you will often see rather bizarre banner ads cycle through science blogs, for example.

    I’m certainly not positive, but my first response is to not think that there is an oversight committee that gets paid to review the content of all advertisers that might rotate through every place the Science channel gets broadcast.

    that said, I’m sure if enough of a stink was raised, someone would end up reviewing whether or not there would be an impact on the popularity of the channel itself of a given round of advertising.

    there is also something tickling the back of my skull about there having to be good reason to refuse an advertiser for a give television channel, beyond merely whim.

    again, totally not sure about that, just something that rings a bell.

  16. #16 Glen Davidson
    April 15, 2008

    actually, if the work done with Alex the African Grey was at all representative, parrots can do quite a bit more than, uh, “parrot”.

    That was a cool bird.

    I liked his word (I suppose his trainer’s, originally) for triangle, “three-corner” in that “calling all cars” voice.

    Kristen can probably do all of that, though.

    In a sense, Alex and Koko seem preferable to the various denialists, though, because they don’t manage the anti-knowledge positions of Kristen and, say, Ben Stein. Maybe they would if they could, but, in any event, Alex never put forth any effort to make human children stupid.

    I’ll take Alex over Kristen or Ben any day, then.

    Glen D
    http://tinyurl.com/2kxyc7

  17. #17 Ichthyic
    April 15, 2008

    I’ll take Alex over Kristen or Ben any day, then.

    ditto.

    I tried to inquire after Alex’s demise as to whether the work would continue with another bird over on the neurophys blog (she used to work with the researcher that set up the experiments with Alex), but never got a clear answer.

    I do hope they plan to reproduce the work, with many more samples.

  18. #18 Pablo
    April 15, 2008

    Her parents have set up the “Kristen Byrnes Science Foundation” to help raise funds to “allow Kristen to continue studying and promoting quality climate science.”

    I think this statement tells me everything I need to know. Yeah, let’s use it to “raise funds.”

    Of course, exactly how much “climate science” has she actually studied? Got news for people, “studying climate science” does NOT consist of quote-mining and re-interpreting other people’s data. Real climate scientists, the ones who are truly studying the climate, are in the field making measurements and creating new data that help us get a better understanding of what is happening.

    The comment about “The University of Google” nails it. People think that “research” means looking something up on the web.

  19. #19 Ryan F Stello
    April 15, 2008

    NPR seems stuck in the mold of, well if X% of the general public believes something, by golly, we should give them a voice.

    Morons.

  20. #20 Bill Anderson
    April 15, 2008

    PZ, I loved your last sentence. I’d like to extract it and save it for posterity, with full credit to you, of course, if you don’t mind.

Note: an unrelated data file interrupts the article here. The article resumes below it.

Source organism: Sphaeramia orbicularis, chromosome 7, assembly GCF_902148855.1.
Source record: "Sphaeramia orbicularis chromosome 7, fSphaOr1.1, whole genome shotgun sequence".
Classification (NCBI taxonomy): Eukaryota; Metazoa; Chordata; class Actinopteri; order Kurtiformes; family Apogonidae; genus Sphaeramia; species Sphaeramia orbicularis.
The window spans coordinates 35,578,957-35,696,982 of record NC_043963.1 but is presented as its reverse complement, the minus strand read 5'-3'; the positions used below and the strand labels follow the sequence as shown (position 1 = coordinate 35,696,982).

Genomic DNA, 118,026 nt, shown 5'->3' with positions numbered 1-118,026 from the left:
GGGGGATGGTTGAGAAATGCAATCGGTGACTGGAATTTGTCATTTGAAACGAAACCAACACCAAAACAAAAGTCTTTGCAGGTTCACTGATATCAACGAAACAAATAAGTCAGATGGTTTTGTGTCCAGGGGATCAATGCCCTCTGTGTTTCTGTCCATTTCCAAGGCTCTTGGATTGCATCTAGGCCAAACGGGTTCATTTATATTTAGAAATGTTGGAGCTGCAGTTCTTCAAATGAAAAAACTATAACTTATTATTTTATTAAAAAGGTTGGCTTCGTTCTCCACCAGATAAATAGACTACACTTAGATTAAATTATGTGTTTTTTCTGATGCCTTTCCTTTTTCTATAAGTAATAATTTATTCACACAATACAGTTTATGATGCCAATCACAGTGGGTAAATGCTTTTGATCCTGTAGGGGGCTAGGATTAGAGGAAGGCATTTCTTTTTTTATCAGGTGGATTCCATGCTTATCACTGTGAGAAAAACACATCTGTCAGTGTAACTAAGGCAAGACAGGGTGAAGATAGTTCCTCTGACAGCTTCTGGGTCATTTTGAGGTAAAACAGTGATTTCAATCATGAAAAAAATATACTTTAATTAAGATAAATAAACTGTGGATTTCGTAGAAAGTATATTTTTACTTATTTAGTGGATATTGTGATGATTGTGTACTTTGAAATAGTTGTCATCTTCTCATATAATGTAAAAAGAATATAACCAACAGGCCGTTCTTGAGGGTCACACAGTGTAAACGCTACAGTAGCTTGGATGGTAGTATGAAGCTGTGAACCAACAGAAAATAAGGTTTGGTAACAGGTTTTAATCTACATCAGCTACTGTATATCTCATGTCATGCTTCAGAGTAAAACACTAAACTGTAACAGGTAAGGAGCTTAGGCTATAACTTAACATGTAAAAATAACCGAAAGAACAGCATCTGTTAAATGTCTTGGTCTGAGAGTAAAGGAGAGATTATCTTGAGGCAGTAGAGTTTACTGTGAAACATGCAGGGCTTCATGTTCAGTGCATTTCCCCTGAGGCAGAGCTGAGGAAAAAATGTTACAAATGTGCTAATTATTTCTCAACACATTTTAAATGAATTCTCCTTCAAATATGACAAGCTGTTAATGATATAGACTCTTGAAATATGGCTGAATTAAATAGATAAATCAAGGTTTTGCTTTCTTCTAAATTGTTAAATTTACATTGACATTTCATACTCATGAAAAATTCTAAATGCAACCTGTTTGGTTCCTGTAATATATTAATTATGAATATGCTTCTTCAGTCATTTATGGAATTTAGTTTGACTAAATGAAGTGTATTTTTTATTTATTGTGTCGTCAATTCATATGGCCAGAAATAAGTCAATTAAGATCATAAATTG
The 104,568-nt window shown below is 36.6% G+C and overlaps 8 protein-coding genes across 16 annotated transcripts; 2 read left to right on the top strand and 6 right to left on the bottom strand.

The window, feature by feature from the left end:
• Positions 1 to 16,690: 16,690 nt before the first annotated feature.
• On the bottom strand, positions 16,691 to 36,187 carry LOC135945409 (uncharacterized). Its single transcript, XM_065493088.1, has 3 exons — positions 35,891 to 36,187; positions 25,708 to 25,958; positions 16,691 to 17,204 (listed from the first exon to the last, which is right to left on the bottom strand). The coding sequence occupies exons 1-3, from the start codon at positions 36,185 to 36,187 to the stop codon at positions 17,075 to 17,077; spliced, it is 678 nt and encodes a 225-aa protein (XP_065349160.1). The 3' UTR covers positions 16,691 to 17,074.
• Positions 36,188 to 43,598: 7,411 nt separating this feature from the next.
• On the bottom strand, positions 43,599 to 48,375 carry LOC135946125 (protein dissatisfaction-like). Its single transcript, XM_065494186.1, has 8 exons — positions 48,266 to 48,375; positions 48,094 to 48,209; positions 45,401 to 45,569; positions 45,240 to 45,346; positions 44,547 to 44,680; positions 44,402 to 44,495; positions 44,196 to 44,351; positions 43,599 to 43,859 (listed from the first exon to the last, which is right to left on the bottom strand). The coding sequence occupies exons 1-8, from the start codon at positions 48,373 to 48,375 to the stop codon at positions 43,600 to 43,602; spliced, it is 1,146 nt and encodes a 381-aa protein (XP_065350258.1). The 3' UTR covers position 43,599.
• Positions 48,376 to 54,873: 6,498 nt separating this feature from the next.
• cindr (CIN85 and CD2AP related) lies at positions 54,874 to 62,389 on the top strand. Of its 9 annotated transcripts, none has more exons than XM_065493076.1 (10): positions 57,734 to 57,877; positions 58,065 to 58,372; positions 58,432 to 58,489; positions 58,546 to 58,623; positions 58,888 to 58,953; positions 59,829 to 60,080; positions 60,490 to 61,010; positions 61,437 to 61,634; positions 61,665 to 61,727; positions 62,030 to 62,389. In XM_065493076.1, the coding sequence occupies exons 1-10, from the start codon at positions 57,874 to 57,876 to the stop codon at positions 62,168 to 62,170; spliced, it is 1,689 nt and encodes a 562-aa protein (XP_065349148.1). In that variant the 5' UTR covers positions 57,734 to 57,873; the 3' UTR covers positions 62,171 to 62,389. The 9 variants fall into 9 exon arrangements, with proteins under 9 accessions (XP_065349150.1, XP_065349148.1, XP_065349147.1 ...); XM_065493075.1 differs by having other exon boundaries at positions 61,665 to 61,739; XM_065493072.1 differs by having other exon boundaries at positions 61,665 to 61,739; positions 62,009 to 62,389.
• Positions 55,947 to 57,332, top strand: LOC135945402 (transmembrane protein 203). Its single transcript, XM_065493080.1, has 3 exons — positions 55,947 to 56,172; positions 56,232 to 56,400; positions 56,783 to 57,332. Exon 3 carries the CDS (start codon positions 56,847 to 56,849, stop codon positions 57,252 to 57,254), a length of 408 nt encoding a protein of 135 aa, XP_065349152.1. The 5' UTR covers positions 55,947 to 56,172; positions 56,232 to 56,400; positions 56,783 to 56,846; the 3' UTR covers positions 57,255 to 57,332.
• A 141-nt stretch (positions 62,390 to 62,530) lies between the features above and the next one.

21. #21 Carlie
    April 15, 2008

    I heard part of that, and couldn’t believe it. I thought somehow I must have missed the part where they explained how she wasn’t a good example. I emailed NPR my displeasure, for what that’s worth. Didn’t they just come under new leadership recently? Worrying, it is.

  22. #22 Carlie
    April 15, 2008

    I saw one of the “Expelled” ads on the Reelz network during a re-run of “The Critic”.

    Wait, there’s a station that’s re-running The Critic? Dang, how I want that channel. [pouts]

  23. #23 the amoeba
    April 15, 2008

    Hell, I saw an ad for Expelled on the “Weather Underground” site! I thought they were real…

    But it’s the media, and the media’s all about the money. Like the local NPR beggar who asked whether it was right and proper for anyone who hadn’t pledged to be listening. Immediately after Morning Edition gave five minutes of free advertising to IKEA and its seventh-richest-man-in-the-world CEO.

    NPR, these days, reminds me of the Emcee (Joel Gray’s character) in Cabaret, romancing the gorilla before an audience of brownshirts.

  24. #24 Turdus
    April 15, 2008

    I wonder how much of what is written on her website comes from her and how much comes from her step-father? This is news? A child raised by some right wing loon denies climate change! What next, cats give birth to puppies?

  25. #25 emily
    April 15, 2008

    Even when Alex was still alive Pepperberg had several other birds she was working with. This can be seen in her published work.

  26. #26 Hugh
    April 15, 2008

    it doesn’t matter how good your grades are, you’re still a dumbshit 16-year-old who doesn’t know shit about shit.

  27. #27 junk science
    April 15, 2008

    whenever I see the word “hippie” associated with environmentalist by a high school student, I KNOW their parents are demented fuckwits.

    Not necessarily. I’ve known intelligent, liberal parents who have managed to raise arrogant, idiotic brats who parrot conservative talking points that they couldn’t have picked up at home. Conservatism will always have its charms for entitled morons who want to feel smart without having to know anything, whatever their parents tried to do for them.

  28. #28 Spero Melior
    April 15, 2008

    I haven’t heard anything from Expelled on our local NPR affiliate, but unfortunately ads are running on our local Air America affiliate. They’re deceptive enough to lure in some of the unwary, I’m afraid.

  29. #29 peter garayt
    April 15, 2008

    What #5 said
    with added knashing of teeth.
    I’ve heard this hippie/environment
    (or anything liberal) comparison before.
    As far as I recall most would have made better repuglicans under the hair and beads, opportunistic and selfish.